When the president of the United States gave a speech, really as a sermon, in front of the casket of the late Rev. Clementa Pickney — who was murdered by man in a South Carolina church in 2015 — it was almost as if the most complicated and tragic parts of our common collective national story, and in some ways the most beautiful, came together in that moment. And the most radical thing I think President Barack Obama could have said in that moment is what he did say: that we all need to give and receive grace.

When I think about the state of America today, and the anger over politics, I think of people who are hurting and who are broken and who are seeking meaning in their lives. Perhaps that’s a radical thing to say about the people who descended upon the Capitol building on January 6. They were angry. And yes, they did things that require consequences. But they were also trying to fill a hole in their souls with some level of meaning. The same meaning that people on the left sought when they canceled people in the public square and maybe railed on Twitter or elsewhere. They’re all trying to scoop meaning into this hole, this abyss, and they’re doing so by demonizing someone else, by othering other people. Sometimes it becomes more acute and even becomes violent and literally kills people.

So what can faith leaders do? They can preach, share and teach the fact that the places where too many of us are building meaning are sinking sand. And they can talk about where true meaning is found. And that doesn’t have to be some bland message, some generic message. They can call out and name the idols that people are replacing true meaning with, and then call people into something that’s more lasting and eternal.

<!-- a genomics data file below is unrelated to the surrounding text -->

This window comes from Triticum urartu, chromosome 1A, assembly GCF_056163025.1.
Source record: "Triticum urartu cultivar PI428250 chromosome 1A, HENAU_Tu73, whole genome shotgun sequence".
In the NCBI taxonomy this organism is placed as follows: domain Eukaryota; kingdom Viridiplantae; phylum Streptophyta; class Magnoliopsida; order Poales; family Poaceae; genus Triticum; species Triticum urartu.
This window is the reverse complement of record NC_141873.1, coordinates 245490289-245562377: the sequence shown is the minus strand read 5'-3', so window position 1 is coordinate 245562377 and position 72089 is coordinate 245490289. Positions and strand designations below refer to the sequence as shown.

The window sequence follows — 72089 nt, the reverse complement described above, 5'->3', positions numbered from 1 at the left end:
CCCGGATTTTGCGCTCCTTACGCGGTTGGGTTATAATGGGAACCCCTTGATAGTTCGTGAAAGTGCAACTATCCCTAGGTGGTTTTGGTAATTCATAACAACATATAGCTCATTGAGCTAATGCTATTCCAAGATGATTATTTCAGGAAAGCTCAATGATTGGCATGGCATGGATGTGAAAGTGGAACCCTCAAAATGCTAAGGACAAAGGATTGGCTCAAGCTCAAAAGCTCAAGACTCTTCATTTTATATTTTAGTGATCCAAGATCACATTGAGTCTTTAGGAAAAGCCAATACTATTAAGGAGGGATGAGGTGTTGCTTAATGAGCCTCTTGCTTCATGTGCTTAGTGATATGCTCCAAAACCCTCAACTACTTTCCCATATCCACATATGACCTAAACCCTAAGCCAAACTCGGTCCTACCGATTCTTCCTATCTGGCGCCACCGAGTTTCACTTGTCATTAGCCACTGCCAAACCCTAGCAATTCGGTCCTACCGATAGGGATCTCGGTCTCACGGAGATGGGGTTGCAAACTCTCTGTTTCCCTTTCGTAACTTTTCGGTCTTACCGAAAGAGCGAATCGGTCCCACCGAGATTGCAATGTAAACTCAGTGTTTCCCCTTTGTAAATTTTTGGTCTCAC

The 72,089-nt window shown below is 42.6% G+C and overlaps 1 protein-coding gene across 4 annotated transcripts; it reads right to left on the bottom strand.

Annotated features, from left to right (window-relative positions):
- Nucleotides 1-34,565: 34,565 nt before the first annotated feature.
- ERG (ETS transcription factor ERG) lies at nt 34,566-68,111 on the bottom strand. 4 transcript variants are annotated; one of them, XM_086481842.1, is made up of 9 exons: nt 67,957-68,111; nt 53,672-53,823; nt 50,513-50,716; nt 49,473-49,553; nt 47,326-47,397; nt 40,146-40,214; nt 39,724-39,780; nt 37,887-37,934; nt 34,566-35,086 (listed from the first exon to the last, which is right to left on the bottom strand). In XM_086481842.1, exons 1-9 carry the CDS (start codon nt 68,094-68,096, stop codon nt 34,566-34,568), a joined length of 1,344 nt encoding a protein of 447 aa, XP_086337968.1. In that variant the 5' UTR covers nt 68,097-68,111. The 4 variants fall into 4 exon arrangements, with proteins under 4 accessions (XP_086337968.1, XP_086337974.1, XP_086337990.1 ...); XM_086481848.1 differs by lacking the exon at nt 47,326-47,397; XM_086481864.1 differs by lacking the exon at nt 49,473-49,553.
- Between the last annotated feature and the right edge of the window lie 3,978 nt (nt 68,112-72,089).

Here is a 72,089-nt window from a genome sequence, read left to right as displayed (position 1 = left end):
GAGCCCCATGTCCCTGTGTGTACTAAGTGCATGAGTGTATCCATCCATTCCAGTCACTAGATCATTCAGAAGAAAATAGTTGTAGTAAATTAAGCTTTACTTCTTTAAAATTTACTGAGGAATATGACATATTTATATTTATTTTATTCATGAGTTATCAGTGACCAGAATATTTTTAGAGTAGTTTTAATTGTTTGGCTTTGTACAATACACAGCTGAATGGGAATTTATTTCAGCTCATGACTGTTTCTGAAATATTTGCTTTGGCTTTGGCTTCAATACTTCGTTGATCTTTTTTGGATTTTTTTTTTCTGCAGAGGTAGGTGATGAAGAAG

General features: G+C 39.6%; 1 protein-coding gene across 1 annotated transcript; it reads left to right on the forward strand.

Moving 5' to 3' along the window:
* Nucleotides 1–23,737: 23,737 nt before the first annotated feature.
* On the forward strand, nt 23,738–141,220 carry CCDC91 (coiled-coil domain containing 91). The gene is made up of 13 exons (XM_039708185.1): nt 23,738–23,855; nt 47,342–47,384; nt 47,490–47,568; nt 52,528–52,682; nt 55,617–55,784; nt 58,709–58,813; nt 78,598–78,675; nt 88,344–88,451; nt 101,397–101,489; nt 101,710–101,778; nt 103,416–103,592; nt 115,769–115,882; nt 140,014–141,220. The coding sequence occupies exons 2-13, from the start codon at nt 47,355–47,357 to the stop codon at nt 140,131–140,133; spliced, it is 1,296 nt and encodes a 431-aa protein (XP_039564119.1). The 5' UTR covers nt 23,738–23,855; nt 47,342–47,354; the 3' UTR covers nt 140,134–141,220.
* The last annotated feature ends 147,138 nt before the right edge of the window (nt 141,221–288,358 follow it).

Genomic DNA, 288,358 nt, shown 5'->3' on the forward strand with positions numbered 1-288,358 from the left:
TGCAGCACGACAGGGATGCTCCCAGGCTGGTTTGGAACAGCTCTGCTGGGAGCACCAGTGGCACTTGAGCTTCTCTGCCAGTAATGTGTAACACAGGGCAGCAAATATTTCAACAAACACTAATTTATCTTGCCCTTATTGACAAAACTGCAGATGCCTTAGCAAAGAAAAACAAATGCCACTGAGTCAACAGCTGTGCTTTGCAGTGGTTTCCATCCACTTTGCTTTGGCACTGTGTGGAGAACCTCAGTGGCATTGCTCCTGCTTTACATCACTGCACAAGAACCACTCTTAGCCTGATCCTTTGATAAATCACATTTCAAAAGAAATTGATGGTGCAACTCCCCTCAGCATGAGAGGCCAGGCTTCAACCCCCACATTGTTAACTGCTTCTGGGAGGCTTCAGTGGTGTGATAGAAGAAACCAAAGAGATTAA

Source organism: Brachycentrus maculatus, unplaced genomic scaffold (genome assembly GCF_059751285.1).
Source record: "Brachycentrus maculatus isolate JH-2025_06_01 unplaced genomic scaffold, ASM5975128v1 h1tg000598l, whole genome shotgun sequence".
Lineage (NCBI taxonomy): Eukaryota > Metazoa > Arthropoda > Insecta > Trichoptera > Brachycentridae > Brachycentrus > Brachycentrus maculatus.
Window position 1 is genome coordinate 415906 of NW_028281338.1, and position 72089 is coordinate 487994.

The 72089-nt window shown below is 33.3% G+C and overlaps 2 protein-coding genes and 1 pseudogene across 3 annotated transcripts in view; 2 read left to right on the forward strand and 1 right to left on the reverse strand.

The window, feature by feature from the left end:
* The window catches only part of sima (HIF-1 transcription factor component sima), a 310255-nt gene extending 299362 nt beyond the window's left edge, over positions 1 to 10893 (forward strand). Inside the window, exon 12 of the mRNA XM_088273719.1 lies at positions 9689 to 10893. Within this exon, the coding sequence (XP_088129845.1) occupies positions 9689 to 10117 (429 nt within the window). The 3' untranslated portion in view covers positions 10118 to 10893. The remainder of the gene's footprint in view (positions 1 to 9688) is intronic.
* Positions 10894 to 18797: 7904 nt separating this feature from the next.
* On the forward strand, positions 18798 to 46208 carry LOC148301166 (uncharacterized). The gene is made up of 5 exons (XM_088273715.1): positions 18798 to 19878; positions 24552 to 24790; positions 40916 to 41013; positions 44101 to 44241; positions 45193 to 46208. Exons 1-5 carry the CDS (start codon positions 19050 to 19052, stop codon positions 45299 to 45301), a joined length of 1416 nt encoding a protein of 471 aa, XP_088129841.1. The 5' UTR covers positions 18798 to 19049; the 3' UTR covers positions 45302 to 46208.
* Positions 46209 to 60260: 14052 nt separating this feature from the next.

This is going to be a deeply uncivil year, and that does not require people to be quiet. We’ve got to find that sweet spot where you can still speak lovingly, but prophetically, when you see something that you just know in your gut is wrong.

This is what the Rev. Martin Luther King Jr. did. He wasn’t quiet. In fact, one of his biggest criticisms was reserved not for the most virulent racists. But, as he said in his letter from the Birmingham Jail, it was reserved for the white moderates who were so concerned with decorum and civility that they refused to speak out when they knew something was wrong.

And so I think what all of us have to do, especially this year, on both sides of the aisle, is when you know that something is just wrong, you have to say it. You’ve got to put it out there. And in my tradition you express yourself, seasoned with salt and full of the Holy Spirit, with as much love as possible, but still speaking to it. We need an active, lived civility that is not quiet, that doesn’t take a backseat, but leans into the healing of this country.

Joshua DuBois, an ordained Pentecostal minister, led the White House Office of Faith-based and Neighborhood Partnerships under President Barack Obama.

This essay was adapted from Dubois’ comments at a recent forum in the Washington National Cathedral sponsored by Deseret Magazine, the Wheatley Institute at Brigham Young University and the Wesley Theological Seminary.

This story appears in the May 2024 issue of Deseret Magazine. Learn more about how to subscribe.